However, “the ‘whole record’ test is not a tool of judicial intrusion; ‘instead, it merely gives a reviewing court the capability to determine whether an administrative decision has a rational basis in the evidence.’ “ In re Appeal of Owens, 132 N.C.App. 281, 286, 511 S.E.2d 319, 323 (1999) (citation omitted). “[T]his Court cannot reweigh the evidence presented and substitute its evaluation for the Commission's.” In re Parkdale Mills, ––– N.C.App. at ––––, 741 S.E.2d at 419 (citation omitted). “If the Commission's decision, considered in the light of the foregoing rules, is supported by substantial evidence, it cannot be overturned .” In re Appeal of Philip Morris, 130 N.C.App. 529, 533, 503 S .E.2d 679, 682 (1998) (citation omitted).
On appeal, Union County argues that the Commission erred by: (A) concluding that Pace/Dowd had rebutted the presumption that Union County's ad valorem tax assessment was correct by finding that Union County used an arbitrary method of valuation, resulting in a valuation of the parcels substantially exceeding the true values; (B) finding that as of 1 January 2008, the true values of the parcels were $3,987,600 for Parcel 3 and $4,583,140 for Parcel 3A; and (C) concluding, in conclusion of law number 3, that Pace/Dowd does not owe additional 2008 and 2009 taxes for Parcel 3A.
A. Union County's Method of Valuation
First, Union County asserts that the Commission erred by concluding that Pace/Dowd had rebutted the presumption set out in In re Appeal of Amp, Inc., 287 N.C. 547, 215 S.E.2d 752 (1975). Union County argues that the Commission erroneously found that Union County used an arbitrary method of valuation, resulting in a valuation of the parcels which substantially exceed the true value in money. We disagree.
In In re Appeal of Amp, Inc., 287 N.C. 547, 215 S.E.2d 752 (1975), our Supreme Court stated that it is a “sound and [ ] fundamental principle of law in this State that ad valorem tax assessments are presumed to be correct.” Id. at 562, 215 S.E.2d at 761 (citation omitted). “[T]he presumption is only one of fact and is therefore rebuttable.” Id. at 563, 215 S.E.2d at 762 (hereinafter “the Amp presumption”).
[I]n order for the taxpayer to rebut the presumption he must produce competent, material and substantial evidence that tends to show that: (1) Either the county tax supervisor used an arbitrary method of valuation; or (2) the county tax supervisor used an illegal method of valuation; AND (3) the assessment substantially exceeded the true value in money of the property.
Id. (citations and quotation marks omitted) (emphasis in original). “[I]t is not enough for the taxpayer to show that the means adopted by the tax supervisor were wrong, he must also show that the result arrived at is substantially greater than the true value in money of the property assessed, i.e., that the valuation was unreasonably high.” Id. (citation omitted) (emphasis in original).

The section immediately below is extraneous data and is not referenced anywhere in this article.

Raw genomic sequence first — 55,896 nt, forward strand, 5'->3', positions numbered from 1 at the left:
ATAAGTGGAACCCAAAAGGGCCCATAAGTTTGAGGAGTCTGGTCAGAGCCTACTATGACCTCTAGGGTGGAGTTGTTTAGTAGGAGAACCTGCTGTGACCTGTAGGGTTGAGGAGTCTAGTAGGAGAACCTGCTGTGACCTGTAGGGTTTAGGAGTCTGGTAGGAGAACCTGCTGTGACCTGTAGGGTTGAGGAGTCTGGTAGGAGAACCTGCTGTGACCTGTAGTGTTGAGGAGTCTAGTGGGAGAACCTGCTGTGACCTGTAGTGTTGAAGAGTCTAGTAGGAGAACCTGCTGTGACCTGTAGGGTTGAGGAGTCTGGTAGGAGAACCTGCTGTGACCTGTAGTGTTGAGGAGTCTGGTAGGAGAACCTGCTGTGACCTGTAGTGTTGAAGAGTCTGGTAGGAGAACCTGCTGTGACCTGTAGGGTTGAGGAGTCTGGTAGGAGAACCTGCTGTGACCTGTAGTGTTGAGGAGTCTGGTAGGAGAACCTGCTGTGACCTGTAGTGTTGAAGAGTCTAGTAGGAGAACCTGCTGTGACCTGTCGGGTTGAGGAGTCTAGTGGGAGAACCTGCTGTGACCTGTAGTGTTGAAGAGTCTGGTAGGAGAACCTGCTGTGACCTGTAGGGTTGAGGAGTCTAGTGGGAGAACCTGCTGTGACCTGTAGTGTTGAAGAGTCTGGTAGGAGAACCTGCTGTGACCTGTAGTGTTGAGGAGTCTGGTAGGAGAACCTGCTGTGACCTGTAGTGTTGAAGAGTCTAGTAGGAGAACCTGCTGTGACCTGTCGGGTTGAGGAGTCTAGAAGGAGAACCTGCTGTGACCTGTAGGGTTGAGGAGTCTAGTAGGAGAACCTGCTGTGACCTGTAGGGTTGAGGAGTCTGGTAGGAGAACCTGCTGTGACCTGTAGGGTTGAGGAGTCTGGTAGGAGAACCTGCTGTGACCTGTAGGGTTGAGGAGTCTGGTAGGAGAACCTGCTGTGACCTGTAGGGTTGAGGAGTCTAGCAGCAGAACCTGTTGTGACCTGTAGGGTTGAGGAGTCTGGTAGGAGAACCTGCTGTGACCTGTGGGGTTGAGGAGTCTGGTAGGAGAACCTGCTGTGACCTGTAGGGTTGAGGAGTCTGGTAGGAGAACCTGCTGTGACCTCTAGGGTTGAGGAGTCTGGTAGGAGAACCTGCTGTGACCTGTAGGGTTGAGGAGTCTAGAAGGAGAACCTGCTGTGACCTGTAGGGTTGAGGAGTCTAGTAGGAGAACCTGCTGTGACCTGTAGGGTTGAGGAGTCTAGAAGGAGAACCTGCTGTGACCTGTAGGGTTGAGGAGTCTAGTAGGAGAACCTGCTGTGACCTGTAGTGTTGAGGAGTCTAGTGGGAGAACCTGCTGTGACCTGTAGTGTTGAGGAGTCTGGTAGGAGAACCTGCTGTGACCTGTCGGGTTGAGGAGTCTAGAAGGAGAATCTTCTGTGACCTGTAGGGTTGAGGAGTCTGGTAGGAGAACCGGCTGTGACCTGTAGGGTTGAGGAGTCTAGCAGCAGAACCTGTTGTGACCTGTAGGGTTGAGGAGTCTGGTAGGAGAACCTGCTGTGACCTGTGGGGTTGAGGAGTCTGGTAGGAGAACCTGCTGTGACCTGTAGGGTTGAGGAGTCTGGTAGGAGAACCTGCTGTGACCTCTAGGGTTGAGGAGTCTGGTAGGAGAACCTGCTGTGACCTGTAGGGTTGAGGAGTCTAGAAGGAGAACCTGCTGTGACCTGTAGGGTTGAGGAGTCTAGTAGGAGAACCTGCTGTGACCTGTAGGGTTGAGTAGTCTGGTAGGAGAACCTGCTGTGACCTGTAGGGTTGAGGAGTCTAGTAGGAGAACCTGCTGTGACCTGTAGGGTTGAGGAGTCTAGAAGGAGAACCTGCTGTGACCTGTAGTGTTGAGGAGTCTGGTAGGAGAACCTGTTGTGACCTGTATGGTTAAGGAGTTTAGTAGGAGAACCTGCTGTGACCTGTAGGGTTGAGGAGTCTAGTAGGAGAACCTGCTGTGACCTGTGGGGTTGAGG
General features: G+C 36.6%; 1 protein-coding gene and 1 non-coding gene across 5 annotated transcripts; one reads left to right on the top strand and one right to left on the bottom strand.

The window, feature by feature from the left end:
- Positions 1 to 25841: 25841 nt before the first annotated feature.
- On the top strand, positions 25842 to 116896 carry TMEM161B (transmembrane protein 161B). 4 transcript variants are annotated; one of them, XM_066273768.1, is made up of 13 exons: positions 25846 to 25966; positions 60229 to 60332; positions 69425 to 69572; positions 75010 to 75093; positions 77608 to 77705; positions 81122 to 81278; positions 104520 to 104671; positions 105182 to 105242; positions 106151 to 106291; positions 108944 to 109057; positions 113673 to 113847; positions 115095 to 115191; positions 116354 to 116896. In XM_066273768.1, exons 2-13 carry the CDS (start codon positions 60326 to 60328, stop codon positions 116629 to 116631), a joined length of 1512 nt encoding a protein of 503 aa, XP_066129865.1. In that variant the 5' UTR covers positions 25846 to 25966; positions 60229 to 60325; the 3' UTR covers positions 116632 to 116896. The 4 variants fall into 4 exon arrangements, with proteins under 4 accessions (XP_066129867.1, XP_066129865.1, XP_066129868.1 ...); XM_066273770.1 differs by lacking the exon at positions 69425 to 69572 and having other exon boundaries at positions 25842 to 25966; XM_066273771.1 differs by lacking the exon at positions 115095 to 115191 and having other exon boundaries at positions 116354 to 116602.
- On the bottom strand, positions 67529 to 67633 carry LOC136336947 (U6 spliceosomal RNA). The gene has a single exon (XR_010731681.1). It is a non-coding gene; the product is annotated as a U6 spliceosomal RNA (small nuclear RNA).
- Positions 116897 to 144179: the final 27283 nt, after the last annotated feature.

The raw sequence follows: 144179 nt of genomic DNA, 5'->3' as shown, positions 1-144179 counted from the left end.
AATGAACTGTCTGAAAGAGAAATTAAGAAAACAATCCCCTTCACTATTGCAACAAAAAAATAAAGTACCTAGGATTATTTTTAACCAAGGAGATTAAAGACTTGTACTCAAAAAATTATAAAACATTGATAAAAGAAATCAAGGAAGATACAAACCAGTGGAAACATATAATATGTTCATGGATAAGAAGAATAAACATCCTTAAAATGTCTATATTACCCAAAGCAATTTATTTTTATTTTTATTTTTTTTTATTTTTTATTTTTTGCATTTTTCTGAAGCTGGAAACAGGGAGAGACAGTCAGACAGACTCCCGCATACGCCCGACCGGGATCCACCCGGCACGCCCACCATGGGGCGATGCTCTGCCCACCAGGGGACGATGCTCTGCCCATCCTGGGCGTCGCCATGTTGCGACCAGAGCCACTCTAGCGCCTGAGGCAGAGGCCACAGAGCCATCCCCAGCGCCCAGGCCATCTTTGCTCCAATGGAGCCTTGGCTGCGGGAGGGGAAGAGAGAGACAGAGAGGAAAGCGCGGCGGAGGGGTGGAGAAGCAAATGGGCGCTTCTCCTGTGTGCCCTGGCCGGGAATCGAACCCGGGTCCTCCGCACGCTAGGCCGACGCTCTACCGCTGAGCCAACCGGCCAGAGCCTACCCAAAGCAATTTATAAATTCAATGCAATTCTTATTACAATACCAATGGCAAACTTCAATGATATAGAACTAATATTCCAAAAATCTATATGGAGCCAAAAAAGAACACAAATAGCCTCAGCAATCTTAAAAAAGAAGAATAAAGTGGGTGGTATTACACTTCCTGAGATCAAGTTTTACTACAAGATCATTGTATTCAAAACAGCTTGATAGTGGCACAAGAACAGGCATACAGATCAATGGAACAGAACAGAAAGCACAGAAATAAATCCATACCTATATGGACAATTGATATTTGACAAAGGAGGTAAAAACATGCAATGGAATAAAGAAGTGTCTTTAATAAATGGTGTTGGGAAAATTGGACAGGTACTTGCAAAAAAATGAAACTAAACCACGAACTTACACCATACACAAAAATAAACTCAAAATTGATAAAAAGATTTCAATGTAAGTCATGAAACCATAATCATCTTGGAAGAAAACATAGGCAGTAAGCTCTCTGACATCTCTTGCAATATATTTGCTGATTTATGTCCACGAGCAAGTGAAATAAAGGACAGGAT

N.C. Gen.Stat. § 105–286(a) (2013) provides:
(a) Octennial Cycle.—Each county must reappraise all real property in accordance with the provisions of G.S. 105–283 and G.S. 105–317 as of January 1 of the year set out in the following schedule and every eighth year thereafter[.]
N.C. Gen.Stat. § 105–283 (2013), entitled “Uniform appraisal standards,” states that:
[a]ll property, real and personal, shall as far as practicable be appraised or valued at its true value in money. When used in this Subchapter, the words “true value” shall be interpreted as meaning market value, that is, the price estimated in terms of money at which the property would change hands between a willing and financially able buyer and a willing seller, neither being under any compulsion to buy or to sell and both having reasonable knowledge of all the uses to which the property is adapted and for which it is capable of being used.
When real property is being appraised, our General Assembly has mandated that
it shall be the duty of the persons making appraisals:
(1) In determining the true value of land, to consider as to each tract, parcel, or lot separately listed at least its advantages and disadvantages as to location; zoning; quality of soil; waterpower; water privileges; ․ adaptability for agricultural, timber-producing, commercial, industrial, or other uses; ․ and any other factors that may affect its value except growing crops of a seasonal or annual nature.
N.C. Gen.Stat. § 105–317(a)(1) (2013) (emphasis added).
At the hearing before the Commission, Pace/Dowd called four witnesses: Steven Pace, principal and president of Pace/Dowd who was tendered as an expert in real property acquisition and residential development; Robert Palmer Wilcox, Jr., an expert in soil science; Alfred Tucker, an appraiser; and Phillip Every, serving as an adverse witness.